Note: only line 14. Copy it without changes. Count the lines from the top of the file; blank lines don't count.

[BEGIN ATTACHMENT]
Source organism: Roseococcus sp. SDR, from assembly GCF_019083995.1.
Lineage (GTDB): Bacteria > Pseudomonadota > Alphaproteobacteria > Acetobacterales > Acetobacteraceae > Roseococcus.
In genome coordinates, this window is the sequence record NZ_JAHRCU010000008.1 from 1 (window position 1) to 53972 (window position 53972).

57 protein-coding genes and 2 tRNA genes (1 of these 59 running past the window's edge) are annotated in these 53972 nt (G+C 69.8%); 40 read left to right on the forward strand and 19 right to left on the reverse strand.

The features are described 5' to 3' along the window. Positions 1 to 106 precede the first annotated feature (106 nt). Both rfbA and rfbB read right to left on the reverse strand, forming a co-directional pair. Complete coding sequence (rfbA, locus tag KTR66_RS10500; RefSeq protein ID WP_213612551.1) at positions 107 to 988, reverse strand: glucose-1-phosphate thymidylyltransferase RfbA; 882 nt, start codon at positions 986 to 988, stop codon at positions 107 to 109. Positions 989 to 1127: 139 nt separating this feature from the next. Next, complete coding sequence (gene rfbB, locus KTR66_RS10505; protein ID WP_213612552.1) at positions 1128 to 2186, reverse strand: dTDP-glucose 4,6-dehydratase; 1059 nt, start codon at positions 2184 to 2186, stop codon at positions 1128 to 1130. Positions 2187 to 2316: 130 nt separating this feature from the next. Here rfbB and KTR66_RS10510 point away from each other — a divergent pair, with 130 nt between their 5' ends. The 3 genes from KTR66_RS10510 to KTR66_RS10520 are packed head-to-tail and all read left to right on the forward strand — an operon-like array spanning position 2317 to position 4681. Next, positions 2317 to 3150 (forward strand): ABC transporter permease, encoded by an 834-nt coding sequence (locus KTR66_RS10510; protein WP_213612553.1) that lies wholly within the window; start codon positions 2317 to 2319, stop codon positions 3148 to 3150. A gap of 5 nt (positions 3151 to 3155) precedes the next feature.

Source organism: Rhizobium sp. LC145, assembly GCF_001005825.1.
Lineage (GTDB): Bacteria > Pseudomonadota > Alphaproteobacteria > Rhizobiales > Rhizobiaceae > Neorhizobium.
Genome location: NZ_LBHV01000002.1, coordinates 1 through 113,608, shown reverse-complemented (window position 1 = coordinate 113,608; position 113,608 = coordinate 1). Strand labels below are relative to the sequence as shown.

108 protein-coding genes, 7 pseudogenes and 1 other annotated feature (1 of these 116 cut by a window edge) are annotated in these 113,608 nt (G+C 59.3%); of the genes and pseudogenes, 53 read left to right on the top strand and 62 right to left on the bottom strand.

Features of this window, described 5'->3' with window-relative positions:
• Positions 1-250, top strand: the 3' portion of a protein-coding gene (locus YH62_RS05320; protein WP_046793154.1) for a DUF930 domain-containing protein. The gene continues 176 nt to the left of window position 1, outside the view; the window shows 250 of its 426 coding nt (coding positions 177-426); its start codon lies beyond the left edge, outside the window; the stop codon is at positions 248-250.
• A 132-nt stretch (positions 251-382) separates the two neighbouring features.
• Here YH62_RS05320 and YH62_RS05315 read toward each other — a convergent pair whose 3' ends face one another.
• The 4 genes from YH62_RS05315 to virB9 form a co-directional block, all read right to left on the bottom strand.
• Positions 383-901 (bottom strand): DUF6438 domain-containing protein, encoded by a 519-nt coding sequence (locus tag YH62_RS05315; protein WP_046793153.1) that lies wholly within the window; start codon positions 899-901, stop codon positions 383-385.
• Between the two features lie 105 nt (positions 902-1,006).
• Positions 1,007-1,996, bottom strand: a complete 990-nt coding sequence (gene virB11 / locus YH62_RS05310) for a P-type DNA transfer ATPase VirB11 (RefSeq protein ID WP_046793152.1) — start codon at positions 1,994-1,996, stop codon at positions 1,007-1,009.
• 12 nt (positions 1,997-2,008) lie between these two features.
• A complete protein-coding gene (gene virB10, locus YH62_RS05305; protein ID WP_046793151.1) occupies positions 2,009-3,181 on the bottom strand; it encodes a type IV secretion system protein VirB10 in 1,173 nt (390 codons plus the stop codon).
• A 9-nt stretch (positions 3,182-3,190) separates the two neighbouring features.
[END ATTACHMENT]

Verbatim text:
• The 4 genes from YH62_RS05315 to virB9 form a co-directional block, all read right to left on the bottom strand.